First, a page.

Dungarvan Castle




N 52° 05' 20.82"   W 007° 36' 57.48"

Nearest town


Grid Ref.

X 26317 93092

Map No.


Elevation a.s.l. (m)


Date of visit

Wednesday 8 June 2016

GPS Accuracy (m)

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The castle and its walls seen from the east.

The castle was built between 1205 and 1210 after King John took control of this area, and at that time only the keep was built. A few decades later the curtain wall, a gatehouse and a southwest tower were added. Another tower was at the opposit corner, later replaced by a second tower, but neither of the two survives. The barracks in the middle of the courtyard were built in the 1740's.
The keep probably replaced an earlier motte-and-bailey structure and had a roughly circular plan. A ditch filled with water was around the keep, possible heritage of the motte.
The keep was altered several times in the centuries. A building was erected against the north wall of the keep. This wall was long and straight. Some years later this building was rebuilt to make it larger and up to three storeys high, with a vaulted ceiling at the ground level. Another building was erected on the other side of the courtyard inside the keep. Two openings were present in the wall of the keep, one to the east with a drawbridge, another to the north leading to a mooring.
In the northwest corner of the keep wall there was a cistern to collect fresh water from the roof. The attempt to have a second source of water from the ground failed because the vicinity of the sea made the underground water unsuitable for drinking.
In the 17th century the ditch around the keep was filled in and the castle was modified to host modern guns and cannons. Later in that century new alterations were carried out in the keep and the external courtyard was turned into a garden.
In the 18th century the keep was mostly dismantled to use its material for the building of the military barracks in the outer courtyard.
The southwest tower originally had three storeys and an internal spiral stair led to all these storeys and to the south wall walk. When the ground floor was altered to make a vaulted ceiling, the upper floor disappeared and the third floor was lowered. The roof of this tower was removed to use the material for the constructions of the military barracks in 1740's, but it was rebuilt a century later when the tower was used as a hospital.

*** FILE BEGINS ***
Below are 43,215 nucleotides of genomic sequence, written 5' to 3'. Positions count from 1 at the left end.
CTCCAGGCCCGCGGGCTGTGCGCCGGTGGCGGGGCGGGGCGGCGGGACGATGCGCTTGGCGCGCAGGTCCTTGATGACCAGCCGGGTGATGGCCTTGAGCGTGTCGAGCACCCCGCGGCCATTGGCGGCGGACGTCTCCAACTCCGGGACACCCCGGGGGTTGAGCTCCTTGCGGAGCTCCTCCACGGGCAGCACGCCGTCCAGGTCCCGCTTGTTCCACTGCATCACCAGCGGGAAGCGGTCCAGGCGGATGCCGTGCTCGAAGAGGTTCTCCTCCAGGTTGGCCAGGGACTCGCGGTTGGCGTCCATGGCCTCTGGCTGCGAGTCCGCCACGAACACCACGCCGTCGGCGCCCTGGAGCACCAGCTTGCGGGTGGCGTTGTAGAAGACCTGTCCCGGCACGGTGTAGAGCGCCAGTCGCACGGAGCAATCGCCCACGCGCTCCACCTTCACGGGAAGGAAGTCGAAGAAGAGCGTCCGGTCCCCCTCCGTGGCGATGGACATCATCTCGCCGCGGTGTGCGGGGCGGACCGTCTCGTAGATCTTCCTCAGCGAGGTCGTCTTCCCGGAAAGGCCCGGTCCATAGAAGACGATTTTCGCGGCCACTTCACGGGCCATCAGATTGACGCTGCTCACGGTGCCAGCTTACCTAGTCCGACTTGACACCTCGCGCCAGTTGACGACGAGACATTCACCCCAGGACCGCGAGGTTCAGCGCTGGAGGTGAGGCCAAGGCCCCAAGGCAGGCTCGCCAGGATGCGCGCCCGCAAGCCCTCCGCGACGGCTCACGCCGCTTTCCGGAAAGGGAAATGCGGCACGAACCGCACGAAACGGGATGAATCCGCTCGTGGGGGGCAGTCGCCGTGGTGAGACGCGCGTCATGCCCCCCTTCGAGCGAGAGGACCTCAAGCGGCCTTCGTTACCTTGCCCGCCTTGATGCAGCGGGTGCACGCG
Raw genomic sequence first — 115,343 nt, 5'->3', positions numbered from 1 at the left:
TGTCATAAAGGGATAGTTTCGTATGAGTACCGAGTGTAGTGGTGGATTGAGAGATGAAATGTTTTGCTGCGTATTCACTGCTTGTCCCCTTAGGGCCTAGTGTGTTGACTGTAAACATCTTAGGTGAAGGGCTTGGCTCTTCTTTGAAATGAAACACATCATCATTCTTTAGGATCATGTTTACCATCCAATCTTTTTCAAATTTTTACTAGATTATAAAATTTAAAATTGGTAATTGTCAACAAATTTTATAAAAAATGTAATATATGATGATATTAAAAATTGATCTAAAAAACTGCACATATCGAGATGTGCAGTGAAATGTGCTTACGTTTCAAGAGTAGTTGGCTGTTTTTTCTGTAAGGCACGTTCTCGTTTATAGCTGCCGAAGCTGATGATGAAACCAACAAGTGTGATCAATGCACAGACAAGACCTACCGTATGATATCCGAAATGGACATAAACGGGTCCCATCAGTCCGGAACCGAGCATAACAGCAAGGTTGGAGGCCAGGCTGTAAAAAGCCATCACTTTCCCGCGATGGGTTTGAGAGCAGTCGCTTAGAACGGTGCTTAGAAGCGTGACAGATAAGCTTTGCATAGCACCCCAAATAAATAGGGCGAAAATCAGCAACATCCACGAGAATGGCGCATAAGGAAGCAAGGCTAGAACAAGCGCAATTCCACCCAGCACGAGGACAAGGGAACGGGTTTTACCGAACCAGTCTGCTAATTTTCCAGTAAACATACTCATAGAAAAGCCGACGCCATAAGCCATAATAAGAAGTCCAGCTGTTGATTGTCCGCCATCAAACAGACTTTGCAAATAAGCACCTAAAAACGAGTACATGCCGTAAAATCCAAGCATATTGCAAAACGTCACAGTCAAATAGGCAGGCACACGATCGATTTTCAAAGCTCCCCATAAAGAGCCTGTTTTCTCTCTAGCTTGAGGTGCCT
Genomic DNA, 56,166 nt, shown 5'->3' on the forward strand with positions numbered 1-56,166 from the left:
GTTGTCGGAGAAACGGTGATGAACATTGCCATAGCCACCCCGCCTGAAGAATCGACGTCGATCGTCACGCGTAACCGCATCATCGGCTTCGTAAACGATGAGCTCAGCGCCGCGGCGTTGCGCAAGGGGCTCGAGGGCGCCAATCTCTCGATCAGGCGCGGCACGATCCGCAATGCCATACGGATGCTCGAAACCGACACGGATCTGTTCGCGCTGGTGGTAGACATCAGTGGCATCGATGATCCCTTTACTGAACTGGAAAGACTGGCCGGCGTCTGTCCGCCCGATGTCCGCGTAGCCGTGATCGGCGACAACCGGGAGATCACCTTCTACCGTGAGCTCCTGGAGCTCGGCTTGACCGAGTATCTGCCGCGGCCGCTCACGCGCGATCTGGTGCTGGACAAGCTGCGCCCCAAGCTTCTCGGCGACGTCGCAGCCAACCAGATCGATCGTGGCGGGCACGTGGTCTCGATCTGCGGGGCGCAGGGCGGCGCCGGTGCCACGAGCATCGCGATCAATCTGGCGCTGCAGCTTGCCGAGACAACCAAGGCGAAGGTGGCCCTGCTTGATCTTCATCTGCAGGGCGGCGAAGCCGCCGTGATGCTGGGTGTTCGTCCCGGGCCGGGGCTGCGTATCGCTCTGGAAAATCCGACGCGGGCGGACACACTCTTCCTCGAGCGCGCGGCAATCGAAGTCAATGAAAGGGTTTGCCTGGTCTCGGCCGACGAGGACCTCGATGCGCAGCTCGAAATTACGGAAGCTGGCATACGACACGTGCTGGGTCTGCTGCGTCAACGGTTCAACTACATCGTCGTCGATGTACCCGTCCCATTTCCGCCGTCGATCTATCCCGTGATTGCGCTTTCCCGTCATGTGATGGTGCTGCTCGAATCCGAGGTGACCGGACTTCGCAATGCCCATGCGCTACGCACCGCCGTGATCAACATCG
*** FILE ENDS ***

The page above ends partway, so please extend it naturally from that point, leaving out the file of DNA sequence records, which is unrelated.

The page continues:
The main entrance to the castle is still visible today and was a passage between two D-shaped towers. A portcullis and a murder hole were the defences at this entrance and the slot and the hole are still visible.

After its construction and for the next 400 years the castle was commanded by a number of Constables appointed by the English Crown.
The area of Dungarvan was disputed between the Earls of Desmond and the Earls of Ormond. The former were in possession of the castle from 1284 to 1523. When they refused to give the castle to the Ormonds a war broke out. Several sieges ensued, but the intervention of king Henry VIII was decisive for the Ormonds to take over the castle in 1535. The Desmonds attempted several times to take the possession back, but eventually they were defeated and their power declined.
Dungarvan Castle had more troubles in the following centuries, when it was captured by the Irish Confederates in 1641. Six years later it was taken by Murrough McDermod O'Brien, 1st Earl of Inchiquin, 6th Baron Inchiquin, on behalf of the English Parliament, then it was the turn of Oliver Cromwell in 1649. A few years later the castle was made useless by cutting a passage through one of the two gate towers, opening a passage in the keep wall and destroying the north section of the curtain wall.
The walls were repaired and a new barrack was built in 1704 when a company of infantry was stationed in the castle. It was used as military barracks for a number of decades until it was taken by RIC in 1880's till 1922. The barracks were burned by IRA, but they were later restored to house the new Garda Siochana until 1987.
Today the military barracks are used as Visitors' Centre and exhibition.

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